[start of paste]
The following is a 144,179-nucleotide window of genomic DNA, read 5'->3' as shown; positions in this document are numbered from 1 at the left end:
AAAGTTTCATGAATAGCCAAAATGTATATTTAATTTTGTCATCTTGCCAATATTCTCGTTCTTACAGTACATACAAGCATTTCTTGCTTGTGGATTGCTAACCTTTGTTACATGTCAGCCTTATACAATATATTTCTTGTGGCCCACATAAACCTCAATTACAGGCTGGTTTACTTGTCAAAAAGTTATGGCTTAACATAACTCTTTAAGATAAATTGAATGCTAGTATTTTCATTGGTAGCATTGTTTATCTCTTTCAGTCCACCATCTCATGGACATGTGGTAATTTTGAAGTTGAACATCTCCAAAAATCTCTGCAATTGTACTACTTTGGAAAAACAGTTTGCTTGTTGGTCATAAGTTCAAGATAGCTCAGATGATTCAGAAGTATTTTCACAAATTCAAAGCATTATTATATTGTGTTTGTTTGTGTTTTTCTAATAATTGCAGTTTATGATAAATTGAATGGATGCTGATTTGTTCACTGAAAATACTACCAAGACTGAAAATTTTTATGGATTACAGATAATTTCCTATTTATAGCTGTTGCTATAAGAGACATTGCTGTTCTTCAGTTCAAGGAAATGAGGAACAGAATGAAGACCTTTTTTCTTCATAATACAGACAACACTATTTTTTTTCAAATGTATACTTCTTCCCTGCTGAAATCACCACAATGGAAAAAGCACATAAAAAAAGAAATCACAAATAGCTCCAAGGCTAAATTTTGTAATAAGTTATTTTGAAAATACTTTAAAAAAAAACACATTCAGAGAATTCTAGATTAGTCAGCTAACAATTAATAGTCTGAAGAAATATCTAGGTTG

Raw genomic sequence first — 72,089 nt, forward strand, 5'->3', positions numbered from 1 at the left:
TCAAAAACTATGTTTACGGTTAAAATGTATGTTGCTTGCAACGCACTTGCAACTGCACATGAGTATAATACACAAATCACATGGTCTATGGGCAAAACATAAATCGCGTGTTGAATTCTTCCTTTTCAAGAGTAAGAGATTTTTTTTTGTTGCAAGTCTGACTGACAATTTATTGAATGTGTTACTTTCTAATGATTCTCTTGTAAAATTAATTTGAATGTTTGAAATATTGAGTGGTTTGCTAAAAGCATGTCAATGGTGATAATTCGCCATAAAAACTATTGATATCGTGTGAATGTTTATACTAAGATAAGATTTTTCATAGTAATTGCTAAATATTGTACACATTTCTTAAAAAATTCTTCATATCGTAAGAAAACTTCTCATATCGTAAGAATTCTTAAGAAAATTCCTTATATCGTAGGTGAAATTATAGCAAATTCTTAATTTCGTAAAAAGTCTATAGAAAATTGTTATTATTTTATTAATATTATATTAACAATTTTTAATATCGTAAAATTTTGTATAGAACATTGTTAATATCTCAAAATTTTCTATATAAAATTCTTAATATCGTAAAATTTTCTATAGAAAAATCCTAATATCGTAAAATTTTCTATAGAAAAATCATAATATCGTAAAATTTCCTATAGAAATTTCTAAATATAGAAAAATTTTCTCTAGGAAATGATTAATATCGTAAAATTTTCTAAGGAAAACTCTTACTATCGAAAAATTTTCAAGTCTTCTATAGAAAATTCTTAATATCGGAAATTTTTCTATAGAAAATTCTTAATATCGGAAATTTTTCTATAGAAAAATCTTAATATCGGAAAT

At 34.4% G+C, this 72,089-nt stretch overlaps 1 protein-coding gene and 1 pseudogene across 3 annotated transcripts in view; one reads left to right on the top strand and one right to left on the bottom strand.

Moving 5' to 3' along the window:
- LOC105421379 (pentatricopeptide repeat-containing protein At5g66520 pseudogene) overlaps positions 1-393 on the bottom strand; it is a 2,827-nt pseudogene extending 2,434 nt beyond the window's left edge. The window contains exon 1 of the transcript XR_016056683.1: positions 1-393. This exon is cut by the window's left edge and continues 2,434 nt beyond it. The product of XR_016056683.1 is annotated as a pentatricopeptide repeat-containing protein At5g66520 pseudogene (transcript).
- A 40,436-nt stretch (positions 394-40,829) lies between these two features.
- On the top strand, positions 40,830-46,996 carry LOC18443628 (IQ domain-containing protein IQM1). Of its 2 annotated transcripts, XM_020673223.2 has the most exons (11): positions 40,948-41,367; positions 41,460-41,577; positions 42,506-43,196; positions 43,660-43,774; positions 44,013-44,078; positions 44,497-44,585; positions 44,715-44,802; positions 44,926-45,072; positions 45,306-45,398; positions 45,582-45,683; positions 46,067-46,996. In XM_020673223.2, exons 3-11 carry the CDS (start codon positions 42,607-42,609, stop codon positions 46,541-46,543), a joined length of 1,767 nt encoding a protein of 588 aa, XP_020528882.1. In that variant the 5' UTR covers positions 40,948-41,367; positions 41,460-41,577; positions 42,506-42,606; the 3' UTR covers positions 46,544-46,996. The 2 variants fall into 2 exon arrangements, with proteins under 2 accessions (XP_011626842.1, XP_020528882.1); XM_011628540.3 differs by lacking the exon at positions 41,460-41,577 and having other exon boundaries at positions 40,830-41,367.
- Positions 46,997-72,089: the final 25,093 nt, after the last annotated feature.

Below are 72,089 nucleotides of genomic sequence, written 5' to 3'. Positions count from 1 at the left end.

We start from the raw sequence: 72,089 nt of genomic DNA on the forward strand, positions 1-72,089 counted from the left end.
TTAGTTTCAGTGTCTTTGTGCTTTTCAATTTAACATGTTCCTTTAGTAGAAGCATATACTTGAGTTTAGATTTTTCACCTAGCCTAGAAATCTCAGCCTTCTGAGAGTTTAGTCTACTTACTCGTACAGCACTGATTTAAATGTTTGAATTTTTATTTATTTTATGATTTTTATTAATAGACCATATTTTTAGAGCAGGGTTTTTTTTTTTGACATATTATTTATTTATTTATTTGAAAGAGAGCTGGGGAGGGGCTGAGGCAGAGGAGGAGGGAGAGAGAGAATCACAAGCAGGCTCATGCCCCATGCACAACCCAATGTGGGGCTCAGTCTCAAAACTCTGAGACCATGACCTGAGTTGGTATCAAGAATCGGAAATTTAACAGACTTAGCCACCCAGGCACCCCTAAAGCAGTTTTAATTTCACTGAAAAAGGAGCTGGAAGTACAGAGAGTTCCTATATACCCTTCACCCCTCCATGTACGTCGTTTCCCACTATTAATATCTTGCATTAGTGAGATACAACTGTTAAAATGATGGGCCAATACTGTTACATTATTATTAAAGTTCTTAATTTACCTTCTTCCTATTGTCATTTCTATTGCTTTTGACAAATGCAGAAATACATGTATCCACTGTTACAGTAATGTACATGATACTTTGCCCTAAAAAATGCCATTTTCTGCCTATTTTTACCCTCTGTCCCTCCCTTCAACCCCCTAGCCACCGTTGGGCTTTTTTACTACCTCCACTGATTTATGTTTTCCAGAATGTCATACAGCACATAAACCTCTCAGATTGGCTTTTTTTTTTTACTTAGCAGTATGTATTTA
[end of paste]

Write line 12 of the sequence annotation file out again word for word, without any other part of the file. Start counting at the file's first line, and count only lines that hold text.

We start from the raw sequence: 72,089 nt of genomic DNA on the forward strand, positions 1-72,089 counted from the left end.